Electric Cars: Are We Nearly There Yet?

It’s impossible to look at the motoring media these days without hearing about electric cars, but the coverage they get doesn’t seem to be very representative of their popularity with car buyers as they’re still not quite commonplace on UK roads at the moment. That’s going to change, and probably very soon, but how close are we to electric cars becoming mainstream in the UK? 

There are a number of reasons the roads aren’t yet awash with EVs, we’ll get into those in a moment. Even so, the uptake by consumers is growing at quite a pace and the more people see and experience the joys of electric driving, the more likely they’ll be to go electric the next time they change cars. 

How many EVs are we buying at the moment?

By the end of 2018, figures from the Society of Motor Manufacturers and Traders (SMMT) show that almost 60,000 plug-in cars were registered in the UK. Unsurprisingly, that’s a record number for the UK market and it beats the previous record set in 2017 by around 13,000 units. However, these figures are not for cars that are electric-only as they include plug-in hybrids that still use a combustion engine for a lot of their propulsion. Only around a quarter of the plug-in cars sold were electric-only models, but sales of EVs are definitely on an upward curve.

Some 15,474 all-electric cars were registered in 2018, which is an increase of 1,877 over the previous year. Even so, it’s still only a very tiny percentage of overall sales, which in 2018 numbered 2,367,147. 

What’s holding us back from going electric?

Contrary to what some people like to think, there’s no lack of desire from UK consumers for switching to electric cars. In a nationwide survey of more than 2,000 UK car owners conducted by Motorway last year, 26 percent of respondents said they expected to be buying an electric or hybrid car within the next six years. So, if buyers want them and manufacturers are ploughing unimaginable amounts of money into producing electric vehicles, why do they still only account for around 2.5 percent of UK car sales?

There are four main issues holding people back from buying electric vehicles:

  • Range anxiety – The most affordable EVs only have a driving range on a full charge of around 150 miles, although the new Nissan Leaf can now be bought with a larger 62 kWh battery, increasing the car’s range to a far more user-friendly 239 miles. A lot of people worry that they won’t be able to get to their destination without the battery running out, even though the vast majority of us don’t drive anywhere near that far in a normal day.

  • Lack of charging infrastructure – It’s true that we have a very, very long way to go before there are anywhere near enough charging facilities for a large proportion of drivers to run electric cars, but the numbers are growing daily. It does take a little extra planning at the moment if you want to do a journey that’s longer than the range of your EV, but it’s getting easier all the time as the infrastructure improves.

  • Length of time it takes to recharge – It’s true that if you plan to charge your EV from a regular mains supply at your home it’s going to take nine hours or more to fully recharge a depleted battery. Fast charging technology is coming on in leaps and bounds at the moment though, and the Long Range Tesla Model 3 can fully recharge from depleted in around 20 minutes from a 200 kW charger. And 300 and 350 kW chargers are on the way in 2020, so a time when we can charge an EV as quick as filling up a petrol tank probably isn’t too far away.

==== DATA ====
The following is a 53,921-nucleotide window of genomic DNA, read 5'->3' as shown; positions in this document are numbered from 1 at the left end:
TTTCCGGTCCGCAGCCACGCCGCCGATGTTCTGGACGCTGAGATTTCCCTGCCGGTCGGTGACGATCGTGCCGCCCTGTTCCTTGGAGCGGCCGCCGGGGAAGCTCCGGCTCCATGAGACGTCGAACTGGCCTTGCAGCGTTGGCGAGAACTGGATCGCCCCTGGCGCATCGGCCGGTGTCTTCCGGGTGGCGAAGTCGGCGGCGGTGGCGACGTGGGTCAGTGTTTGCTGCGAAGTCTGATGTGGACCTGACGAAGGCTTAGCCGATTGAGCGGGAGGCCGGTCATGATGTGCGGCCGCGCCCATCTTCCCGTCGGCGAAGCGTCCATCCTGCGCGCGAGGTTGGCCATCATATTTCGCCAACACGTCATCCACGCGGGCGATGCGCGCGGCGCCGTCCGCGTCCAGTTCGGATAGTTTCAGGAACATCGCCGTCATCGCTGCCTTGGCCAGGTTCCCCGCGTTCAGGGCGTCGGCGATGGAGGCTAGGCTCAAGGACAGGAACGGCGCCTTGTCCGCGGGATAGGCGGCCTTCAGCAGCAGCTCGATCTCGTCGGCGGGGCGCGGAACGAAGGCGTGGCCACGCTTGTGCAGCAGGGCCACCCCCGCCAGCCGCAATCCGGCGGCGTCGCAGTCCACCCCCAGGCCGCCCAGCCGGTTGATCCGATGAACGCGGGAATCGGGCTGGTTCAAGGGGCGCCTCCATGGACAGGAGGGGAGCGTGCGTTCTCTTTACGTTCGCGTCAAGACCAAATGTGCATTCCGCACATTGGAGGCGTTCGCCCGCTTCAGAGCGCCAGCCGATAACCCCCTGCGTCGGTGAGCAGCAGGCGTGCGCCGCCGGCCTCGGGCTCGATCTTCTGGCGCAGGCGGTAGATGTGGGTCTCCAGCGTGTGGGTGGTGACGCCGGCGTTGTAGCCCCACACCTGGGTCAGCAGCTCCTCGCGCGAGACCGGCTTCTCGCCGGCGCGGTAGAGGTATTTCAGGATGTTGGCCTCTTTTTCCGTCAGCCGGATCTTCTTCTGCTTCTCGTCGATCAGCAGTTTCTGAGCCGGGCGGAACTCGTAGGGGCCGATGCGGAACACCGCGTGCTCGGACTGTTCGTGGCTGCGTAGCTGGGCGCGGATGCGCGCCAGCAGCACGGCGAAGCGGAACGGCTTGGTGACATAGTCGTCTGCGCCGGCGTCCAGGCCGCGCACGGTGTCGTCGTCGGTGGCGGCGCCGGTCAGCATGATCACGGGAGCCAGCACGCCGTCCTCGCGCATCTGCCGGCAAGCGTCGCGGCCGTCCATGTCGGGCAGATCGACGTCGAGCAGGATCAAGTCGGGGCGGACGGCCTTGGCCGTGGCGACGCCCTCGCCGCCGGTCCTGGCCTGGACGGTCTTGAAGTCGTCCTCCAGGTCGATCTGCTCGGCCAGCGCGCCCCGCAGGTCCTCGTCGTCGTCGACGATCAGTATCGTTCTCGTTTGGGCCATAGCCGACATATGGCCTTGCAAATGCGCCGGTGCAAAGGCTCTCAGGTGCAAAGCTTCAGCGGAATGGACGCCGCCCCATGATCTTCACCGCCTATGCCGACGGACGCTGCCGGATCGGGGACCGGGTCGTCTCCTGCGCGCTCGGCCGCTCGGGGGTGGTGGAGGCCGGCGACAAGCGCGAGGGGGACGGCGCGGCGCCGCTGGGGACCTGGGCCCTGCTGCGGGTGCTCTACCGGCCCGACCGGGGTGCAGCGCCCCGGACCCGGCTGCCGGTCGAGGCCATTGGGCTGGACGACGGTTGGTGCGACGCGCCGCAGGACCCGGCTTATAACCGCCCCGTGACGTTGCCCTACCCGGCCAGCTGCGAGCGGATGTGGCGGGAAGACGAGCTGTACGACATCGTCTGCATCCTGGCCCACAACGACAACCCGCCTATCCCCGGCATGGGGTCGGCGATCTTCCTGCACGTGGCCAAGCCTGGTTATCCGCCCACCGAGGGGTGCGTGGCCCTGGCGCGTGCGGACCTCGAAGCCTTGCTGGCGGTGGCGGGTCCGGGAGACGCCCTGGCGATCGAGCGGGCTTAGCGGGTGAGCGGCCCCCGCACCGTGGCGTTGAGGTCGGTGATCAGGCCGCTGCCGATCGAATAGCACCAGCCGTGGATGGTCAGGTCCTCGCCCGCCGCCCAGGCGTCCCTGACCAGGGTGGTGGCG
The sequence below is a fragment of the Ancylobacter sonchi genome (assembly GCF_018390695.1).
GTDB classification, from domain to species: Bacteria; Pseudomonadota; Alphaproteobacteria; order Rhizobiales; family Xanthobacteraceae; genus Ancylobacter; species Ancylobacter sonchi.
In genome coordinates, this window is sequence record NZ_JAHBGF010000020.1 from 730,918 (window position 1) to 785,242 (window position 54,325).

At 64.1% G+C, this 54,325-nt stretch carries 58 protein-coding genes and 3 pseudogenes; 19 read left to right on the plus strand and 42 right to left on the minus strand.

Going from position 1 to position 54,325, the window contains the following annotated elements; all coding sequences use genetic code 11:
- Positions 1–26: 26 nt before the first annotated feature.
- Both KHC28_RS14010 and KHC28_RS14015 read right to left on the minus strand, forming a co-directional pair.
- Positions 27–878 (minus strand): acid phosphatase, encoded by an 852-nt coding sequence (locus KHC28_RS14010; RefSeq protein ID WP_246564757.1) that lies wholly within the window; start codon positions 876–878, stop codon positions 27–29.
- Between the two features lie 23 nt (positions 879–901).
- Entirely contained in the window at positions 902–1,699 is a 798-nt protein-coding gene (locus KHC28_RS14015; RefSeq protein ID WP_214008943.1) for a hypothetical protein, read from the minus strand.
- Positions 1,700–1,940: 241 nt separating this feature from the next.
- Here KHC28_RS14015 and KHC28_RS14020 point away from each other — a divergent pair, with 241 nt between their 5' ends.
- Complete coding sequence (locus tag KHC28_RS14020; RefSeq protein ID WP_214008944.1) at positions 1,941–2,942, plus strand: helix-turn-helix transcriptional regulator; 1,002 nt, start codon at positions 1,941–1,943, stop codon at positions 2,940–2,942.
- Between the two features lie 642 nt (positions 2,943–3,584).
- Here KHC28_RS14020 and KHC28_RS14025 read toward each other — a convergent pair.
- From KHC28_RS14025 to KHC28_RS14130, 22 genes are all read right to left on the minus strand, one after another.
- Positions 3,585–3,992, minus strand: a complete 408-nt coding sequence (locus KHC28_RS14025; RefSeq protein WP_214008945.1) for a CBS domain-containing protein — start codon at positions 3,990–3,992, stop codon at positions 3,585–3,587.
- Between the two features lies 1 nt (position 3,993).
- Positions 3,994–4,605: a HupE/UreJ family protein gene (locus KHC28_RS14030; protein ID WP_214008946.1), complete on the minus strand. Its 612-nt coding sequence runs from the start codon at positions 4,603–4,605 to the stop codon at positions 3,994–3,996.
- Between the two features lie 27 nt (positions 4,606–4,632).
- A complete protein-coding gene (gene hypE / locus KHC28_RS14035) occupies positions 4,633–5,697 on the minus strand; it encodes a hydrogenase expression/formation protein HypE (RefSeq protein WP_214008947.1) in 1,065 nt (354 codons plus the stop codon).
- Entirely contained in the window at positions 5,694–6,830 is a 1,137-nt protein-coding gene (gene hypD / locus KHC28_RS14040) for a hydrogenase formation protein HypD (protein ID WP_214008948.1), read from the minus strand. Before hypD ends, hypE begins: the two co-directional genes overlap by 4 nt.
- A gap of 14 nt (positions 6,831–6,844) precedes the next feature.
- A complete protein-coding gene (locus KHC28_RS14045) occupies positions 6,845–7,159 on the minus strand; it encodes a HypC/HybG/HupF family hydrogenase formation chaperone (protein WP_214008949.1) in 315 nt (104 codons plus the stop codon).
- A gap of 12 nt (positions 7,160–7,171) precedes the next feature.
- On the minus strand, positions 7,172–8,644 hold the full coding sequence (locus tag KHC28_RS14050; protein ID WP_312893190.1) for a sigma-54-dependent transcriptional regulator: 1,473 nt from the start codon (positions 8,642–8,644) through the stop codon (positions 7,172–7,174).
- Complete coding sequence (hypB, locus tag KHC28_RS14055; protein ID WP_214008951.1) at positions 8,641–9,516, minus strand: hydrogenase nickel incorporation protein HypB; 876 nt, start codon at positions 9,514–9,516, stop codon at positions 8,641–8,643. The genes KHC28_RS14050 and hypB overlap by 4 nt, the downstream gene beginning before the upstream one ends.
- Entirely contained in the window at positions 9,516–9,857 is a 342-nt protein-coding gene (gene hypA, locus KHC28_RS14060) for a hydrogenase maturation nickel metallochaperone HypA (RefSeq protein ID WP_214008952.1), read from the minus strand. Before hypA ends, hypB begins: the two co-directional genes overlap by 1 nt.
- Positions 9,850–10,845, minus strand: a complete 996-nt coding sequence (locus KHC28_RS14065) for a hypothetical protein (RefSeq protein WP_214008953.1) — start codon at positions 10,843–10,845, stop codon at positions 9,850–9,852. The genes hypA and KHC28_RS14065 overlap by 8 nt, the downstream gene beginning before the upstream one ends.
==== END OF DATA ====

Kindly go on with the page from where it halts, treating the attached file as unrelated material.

• Cost – We have a bit of a chicken and egg situation when it comes to the amount of money it currently costs to buy an EV. Right now, even the most affordable EVs are considerably more expensive than a petrol or diesel equivalent, and that’s because there isn’t enough consumer demand for manufacturers to produce them in big enough numbers to bring the price down. Of course, until they become more affordable, a lot of buyers will be tempted to stick to cheaper petrol and diesel cars and the growth of demand for EVs will remain relatively slow.

More choice than you might imagine

Some people think there isn’t a great deal of choice yet if you want an all-electric car in the UK, but that’s simply not true anymore. There are quite a few on sale already and covering a wide spectrum of prices and performance. Next year looks like being a year when the EV market really explodes with a ton of exciting new models arriving on our shores.

Among the best of the more affordable EVs already available are the Kia E-Niro, the VW e-Golf, Renault Zoe and the world’s biggest-selling EV, the Nissan Leaf. If you want something more luxurious and powerful you can always go for a Tesla Model S, Mercedes-Benz EQC or the staggeringly good Jaguar I-Pace. Here at Motorway, we’ve reviewed our top 12 electric cars here

The Jaguar I-Pace is so good it’s not only the European Car of the Year, it’s also the World Car of the Year for 2019 and has so far collected more than 62 international awards and counting. If the I-Pace is a taste of what’s to come, the day when we go to buy a new car and electric is the only consideration isn’t as far away as you might think.

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Noman

Say one thing about Noman, say he loves cars. Say two things about Noman, say that he likes to speak in the 3rd person.

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